Zimbabwe allows independent dailies for 1st time in 7 years
|Publisher||Committee to Protect Journalists|
|Publication Date||27 May 2010|
|Cite as||Committee to Protect Journalists, Zimbabwe allows independent dailies for 1st time in 7 years, 27 May 2010, available at: http://www.refworld.org/docid/4c15f0a3c.html [accessed 23 January 2017]|
|Disclaimer||This is not a UNHCR publication. UNHCR is not responsible for, nor does it necessarily endorse, its content. Any views expressed are solely those of the author or publisher and do not necessarily reflect those of UNHCR, the United Nations or its Member States.|
New York, May 27, 2010 – The Committee to Protect Journalists hails the Zimbabwe Media Commission's decision to grant publishing licenses to The Daily News, the long-banned independent newspaper, and a handful of other publications. Commission Chairman Godfrey Majonga announced on Wednesday that the licenses would be issued immediately, marking the first time in nearly seven years that an independent daily will be allowed to print domestically, local journalists told CPJ.
A new independent daily, NewsDay, was also approved for domestic publication.
The Media Commission approved three other licenses as well. They went to The Daily Gazette, to be published by the company that now produces The Financial Gazette, a weekly that has some reported ties to the ruling ZANU-PF; The Mail, a new publication owned by a company linked to the ruling party; and The Worker, a monthly run by the Zimbabwe Congress of Trade Unions that now will become a weekly.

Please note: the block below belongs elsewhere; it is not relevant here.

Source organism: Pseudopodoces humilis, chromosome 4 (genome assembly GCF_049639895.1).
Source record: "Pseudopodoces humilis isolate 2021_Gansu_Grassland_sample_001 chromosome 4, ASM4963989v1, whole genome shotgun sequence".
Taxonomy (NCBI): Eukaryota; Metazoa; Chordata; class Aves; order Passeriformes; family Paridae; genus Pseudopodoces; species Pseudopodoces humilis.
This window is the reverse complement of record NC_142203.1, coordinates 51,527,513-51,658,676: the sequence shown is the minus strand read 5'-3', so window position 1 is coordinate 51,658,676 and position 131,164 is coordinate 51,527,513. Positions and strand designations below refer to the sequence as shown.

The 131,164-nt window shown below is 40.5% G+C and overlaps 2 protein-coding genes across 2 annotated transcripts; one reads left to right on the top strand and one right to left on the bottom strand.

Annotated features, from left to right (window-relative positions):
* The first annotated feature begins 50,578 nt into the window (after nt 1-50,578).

"We welcome this decision with open arms and hope this will allow the public access to independent reporting," said CPJ's Africa Program Coordinator Tom Rhodes. "We now urge the coalition government to enact broadcast media reforms that will promote diversity and independence in news media."
The Media Commission was established in December 2009 as part of the media reform efforts that were included in the power-sharing deal between the ruling ZANU-PF and opposition parties.
The independent print press was once an active force in Zimbabwean society. But in 2002, facing stiffening political opposition, President Robert Mugabe introduced draconian media laws requiring journalists and newspapers to register with the government. In practice, the government used these rules to shut down independent publications.
Under editor Geoffrey Nyarota, a former CPJ International Press Freedom Awardee, The Daily News had been the nation's most popular paper before it was banned by the government in September 2003. Nyarota has served recently as an online consultant for The Daily News.
A small handful of independent weeklies have continued to publish in Zimbabwe over the past seven years. They include the Zimbabwe Independent and The Standard, both of which are owned by the same company that plans to publish NewsDay. Other independent publications, such as The Zimbabwean, led by the exiled editor Wilf Mbanga, are printed outside the country and then shipped into Zimbabwe.
Editor's note: The original text of this alert was corrected to remove an erroneous reference to Geoffrey Nyarota's role in the relaunch of The Daily News. He has recently served as a consultant. He is not serving as editor.